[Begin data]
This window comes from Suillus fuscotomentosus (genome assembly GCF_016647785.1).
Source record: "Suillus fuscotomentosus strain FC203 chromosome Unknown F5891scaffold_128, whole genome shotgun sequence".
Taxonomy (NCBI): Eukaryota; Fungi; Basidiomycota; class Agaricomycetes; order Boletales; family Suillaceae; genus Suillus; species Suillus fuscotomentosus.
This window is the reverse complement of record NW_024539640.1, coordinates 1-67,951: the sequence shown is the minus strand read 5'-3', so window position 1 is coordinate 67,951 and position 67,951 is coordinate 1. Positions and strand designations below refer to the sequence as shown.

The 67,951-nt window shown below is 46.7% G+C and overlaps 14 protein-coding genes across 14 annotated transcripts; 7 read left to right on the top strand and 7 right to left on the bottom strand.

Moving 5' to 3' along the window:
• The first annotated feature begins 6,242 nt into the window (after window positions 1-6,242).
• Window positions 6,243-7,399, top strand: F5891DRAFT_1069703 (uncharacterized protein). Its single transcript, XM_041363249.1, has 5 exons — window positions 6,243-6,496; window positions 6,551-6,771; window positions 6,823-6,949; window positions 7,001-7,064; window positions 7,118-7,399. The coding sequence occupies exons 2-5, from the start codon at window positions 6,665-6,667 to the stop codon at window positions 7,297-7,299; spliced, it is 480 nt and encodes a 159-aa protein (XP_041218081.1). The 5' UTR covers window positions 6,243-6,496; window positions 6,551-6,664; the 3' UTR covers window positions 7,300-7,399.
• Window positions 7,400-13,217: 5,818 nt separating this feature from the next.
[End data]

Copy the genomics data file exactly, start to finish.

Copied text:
This window comes from Suillus fuscotomentosus (genome assembly GCF_016647785.1).
Source record: "Suillus fuscotomentosus strain FC203 chromosome Unknown F5891scaffold_128, whole genome shotgun sequence".
Taxonomy (NCBI): Eukaryota; Fungi; Basidiomycota; class Agaricomycetes; order Boletales; family Suillaceae; genus Suillus; species Suillus fuscotomentosus.
This window is the reverse complement of record NW_024539640.1, coordinates 1-67,951: the sequence shown is the minus strand read 5'-3', so window position 1 is coordinate 67,951 and position 67,951 is coordinate 1. Positions and strand designations below refer to the sequence as shown.

The 67,951-nt window shown below is 46.7% G+C and overlaps 14 protein-coding genes across 14 annotated transcripts; 7 read left to right on the top strand and 7 right to left on the bottom strand.

Moving 5' to 3' along the window:
• The first annotated feature begins 6,242 nt into the window (after window positions 1-6,242).
• Window positions 6,243-7,399, top strand: F5891DRAFT_1069703 (uncharacterized protein). Its single transcript, XM_041363249.1, has 5 exons — window positions 6,243-6,496; window positions 6,551-6,771; window positions 6,823-6,949; window positions 7,001-7,064; window positions 7,118-7,399. The coding sequence occupies exons 2-5, from the start codon at window positions 6,665-6,667 to the stop codon at window positions 7,297-7,299; spliced, it is 480 nt and encodes a 159-aa protein (XP_041218081.1). The 5' UTR covers window positions 6,243-6,496; window positions 6,551-6,664; the 3' UTR covers window positions 7,300-7,399.
• Window positions 7,400-13,217: 5,818 nt separating this feature from the next.